In its infancy, specialty retailers were the go-to source for finding natural and organic products. But as mainstream retailers have expanded their selections, natural and organic retailers are facing increased competition.
Santosh Kumar, senior research consultant at Dublin, Ireland-based Fact.MR, notes that the organic retailer business has mushroomed significantly in the past half-decade.
“The organic retail sector is targeting to skim the market to bring down the prices of organic products, owing to a large number of new organic suppliers,” he says. “While organic retailers’ bargaining power with suppliers is increasing, owing to large options, they are also working on optimizing their supply chain to combat the organic retail to organic retail competition. Sourcing products from nearest vendors is one of the strategies that organic retailers have been adopting in recent times to fight competition and foresighted price wars.”
According to Chicago-based SPINS, there already has been some leakage of sales from brick-and-mortar stores to the Internet.
“Retailers need to determine a click-and-collect strategy, and execute on that quickly to prevent the leakage of sales from getting larger, as it may be difficult to gain those shoppers back once they’ve left,” says Michael Erwin, vice president of communications at SPINS.
Erwin says pricing also is essential, and that retailers need to establish prices in the range of those available on the Internet, as well as provide private label options to provide an entry-level price point for cash-strapped shoppers.
According to New York-based Nielsen, dollar sales for total organic food and beverage is $27.5 billion for the 52 weeks ending Aug. 22, up from $24.7 billion for the 52-week period ending Dec. 28, 2019. For organic and natural beverages, dollar sales were $65.8 billion, up from $61 billion in 2019.
“Both flavored and non-flavored sparkling water are showing strong growth in SPINS Natural Enhanced Channel, growing 22 percent and 19.6 percent year-over-year, respectively,” SPINS’ Erwin says.
The surge in sales of shelf-stable food and beverages is benefiting natural and organic retailers in the near term, as manufacturers are adjusting operations to meet the increased demand, experts report.
Kunal Ahuja, senior research manager for chemical, polymer and food at Selbyville, Del.-based Global Market Insights (GMI) notes that food manufacturers are focusing production on top-selling products, while increasing development of beverages such as milk, ready-to-drink (RTD) juices and coffee to spur retail sales.
According to SPINS data, oat milk sales in the United States grew by 686 percent during the 52-week period ending in December of 2019. SPINS also found that plant-based milk accounted for 14 percent of sales in the milk category as a whole.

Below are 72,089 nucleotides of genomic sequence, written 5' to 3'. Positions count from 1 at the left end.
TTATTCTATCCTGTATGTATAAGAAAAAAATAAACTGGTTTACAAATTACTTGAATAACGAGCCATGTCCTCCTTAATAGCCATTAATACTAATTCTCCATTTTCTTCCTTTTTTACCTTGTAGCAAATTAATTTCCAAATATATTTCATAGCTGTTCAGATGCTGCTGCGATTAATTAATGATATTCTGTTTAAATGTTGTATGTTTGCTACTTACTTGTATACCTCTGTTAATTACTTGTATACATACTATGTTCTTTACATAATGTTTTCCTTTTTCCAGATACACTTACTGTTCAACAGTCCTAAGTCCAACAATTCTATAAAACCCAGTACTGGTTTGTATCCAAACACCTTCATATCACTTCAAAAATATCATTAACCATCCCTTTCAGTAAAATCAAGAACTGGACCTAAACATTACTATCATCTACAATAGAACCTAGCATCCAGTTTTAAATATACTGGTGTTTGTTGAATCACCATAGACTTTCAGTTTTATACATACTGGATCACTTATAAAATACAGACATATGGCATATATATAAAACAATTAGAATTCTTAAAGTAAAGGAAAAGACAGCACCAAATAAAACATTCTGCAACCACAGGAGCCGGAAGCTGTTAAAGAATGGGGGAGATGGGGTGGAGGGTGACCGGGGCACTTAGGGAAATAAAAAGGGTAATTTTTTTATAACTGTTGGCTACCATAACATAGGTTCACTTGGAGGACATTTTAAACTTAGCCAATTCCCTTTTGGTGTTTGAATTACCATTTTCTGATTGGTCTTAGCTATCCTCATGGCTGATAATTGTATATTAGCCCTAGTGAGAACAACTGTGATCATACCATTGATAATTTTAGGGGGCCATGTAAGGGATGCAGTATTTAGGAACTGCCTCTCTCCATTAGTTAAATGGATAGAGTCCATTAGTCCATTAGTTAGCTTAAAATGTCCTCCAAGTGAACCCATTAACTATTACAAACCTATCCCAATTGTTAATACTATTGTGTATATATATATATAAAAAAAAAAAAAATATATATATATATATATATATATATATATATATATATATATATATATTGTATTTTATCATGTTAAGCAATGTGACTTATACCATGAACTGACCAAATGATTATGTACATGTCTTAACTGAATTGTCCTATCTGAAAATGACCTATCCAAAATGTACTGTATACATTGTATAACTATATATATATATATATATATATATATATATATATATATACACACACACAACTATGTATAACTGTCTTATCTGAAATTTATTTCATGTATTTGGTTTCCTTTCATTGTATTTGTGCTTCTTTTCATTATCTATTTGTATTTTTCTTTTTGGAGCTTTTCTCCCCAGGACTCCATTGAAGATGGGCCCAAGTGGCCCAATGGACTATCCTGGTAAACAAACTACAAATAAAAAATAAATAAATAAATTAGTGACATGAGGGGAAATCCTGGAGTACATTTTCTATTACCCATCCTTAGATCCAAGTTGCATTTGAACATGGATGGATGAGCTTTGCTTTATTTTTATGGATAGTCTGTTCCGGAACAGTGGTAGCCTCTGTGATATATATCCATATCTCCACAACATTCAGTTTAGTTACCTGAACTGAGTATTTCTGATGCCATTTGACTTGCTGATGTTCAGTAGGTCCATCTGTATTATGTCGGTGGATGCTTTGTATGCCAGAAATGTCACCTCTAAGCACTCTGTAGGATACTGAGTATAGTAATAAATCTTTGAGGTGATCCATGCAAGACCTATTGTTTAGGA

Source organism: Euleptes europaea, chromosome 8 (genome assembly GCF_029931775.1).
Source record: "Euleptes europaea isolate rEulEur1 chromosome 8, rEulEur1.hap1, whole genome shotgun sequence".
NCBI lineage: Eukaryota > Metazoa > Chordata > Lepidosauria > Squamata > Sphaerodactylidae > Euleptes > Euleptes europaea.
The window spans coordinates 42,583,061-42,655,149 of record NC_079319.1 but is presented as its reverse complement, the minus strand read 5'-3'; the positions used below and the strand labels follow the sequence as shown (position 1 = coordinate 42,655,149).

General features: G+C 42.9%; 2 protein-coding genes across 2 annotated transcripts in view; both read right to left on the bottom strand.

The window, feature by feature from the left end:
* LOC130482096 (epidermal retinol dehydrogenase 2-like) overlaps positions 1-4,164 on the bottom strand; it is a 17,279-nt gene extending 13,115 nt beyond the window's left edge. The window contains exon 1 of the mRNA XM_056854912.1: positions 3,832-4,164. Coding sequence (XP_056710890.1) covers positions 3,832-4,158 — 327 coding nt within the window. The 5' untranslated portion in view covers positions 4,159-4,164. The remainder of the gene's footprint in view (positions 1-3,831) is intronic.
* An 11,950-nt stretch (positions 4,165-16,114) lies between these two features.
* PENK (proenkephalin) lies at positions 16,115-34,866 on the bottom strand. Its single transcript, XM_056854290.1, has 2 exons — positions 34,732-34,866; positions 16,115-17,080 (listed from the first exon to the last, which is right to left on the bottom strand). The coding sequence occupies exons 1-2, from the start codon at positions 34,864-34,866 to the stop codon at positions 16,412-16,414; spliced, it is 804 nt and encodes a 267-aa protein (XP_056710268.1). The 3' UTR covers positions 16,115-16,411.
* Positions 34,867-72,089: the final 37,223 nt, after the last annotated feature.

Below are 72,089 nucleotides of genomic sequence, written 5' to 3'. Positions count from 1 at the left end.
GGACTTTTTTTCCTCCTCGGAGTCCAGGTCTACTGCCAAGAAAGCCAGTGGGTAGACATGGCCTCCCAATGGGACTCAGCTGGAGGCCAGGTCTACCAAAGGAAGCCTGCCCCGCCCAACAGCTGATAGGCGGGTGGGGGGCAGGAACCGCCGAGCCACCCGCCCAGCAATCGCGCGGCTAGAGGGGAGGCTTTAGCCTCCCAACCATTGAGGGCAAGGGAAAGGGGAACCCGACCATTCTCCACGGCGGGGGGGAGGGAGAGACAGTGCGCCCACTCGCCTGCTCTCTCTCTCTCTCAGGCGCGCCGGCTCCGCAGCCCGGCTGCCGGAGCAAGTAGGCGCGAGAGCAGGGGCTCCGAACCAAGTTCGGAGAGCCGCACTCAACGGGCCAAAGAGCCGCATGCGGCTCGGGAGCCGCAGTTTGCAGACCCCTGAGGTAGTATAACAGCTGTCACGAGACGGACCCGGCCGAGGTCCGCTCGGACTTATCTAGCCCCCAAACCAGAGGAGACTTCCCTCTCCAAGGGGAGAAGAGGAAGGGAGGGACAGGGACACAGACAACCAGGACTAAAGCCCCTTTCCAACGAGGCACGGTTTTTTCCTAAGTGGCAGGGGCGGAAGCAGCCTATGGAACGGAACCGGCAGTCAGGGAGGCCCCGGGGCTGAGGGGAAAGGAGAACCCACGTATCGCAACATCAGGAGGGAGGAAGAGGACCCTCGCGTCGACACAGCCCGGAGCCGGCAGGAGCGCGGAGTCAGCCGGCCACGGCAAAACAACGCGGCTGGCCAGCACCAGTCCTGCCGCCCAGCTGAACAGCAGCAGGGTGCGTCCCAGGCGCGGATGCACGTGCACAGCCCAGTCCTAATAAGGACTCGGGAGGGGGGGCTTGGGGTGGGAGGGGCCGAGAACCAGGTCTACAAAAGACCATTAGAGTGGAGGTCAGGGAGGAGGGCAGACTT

SPINS data also shows a trend of consistent growth in the functional beverage category year-over-year, from 2018 through 2020.
COVID-19’s impact on retailers
Experts note that COVID-19 also is having a noticeable impact on the natural and organic channel.
Fact.MR’s Kumar has observed that COVID-19 has transformed consumer purchase patterns when it comes to organic products. He notes that before the pandemic, consumers purchased a mix of organic and conventional edible products, but that since the beginning of second quarter of 2020, revenue of organic retailers has scaled higher compared with previous months.
Kumar notes that consumers’ concern with immunity has been one of the foremost reasons behind increased purchasing of organic products.
“Consumers now tend to be more realistic and honest about their health and therefore edible product purchase,” he says. “Not only this, bulk purchase of organic food products has also been observed in select urban clusters across the globe.”
GMI’s Ahuja says that natural and organic retailers currently are experiencing growth because of the rising demand for healthy food and beverage products globally. On average, food purchases reflect a sharp growing trend: organic food specifically recently experienced a sales growth of more than 57 percent, Ahuja adds.
“As more and more consumers are embracing natural food products, retailers are experiencing major growth sales since customers have the option of selecting products of various brands from the store shelves,” he says.
To capitalize on current conditions as more consumers prefer staying at home, experts advise that natural and organic retail stores set up their own delivery models, apps and partnerships with food-delivery apps.
“Business expansion through partnerships between retailers and their supply chain partners will continue to be essential to sustain retail sales,” Ahuja says. “Over-the-counter sales and pick-and-drop facilities should be provided for essential groceries, and home deliveries prioritized to avoid crowding at stores.”
Fact.MR’s Kumar agrees, stating that as more organic retailers implement home delivery systems, these operators also should incorporate retail-level campaigns and coupons to boost sales.
By stocking in-demand, better-for-you food and beverage products, implementing competitive pricing and adding online ordering/pick-up options, natural and organic retailers can continue to compete with other channels in the midst of ongoing flux.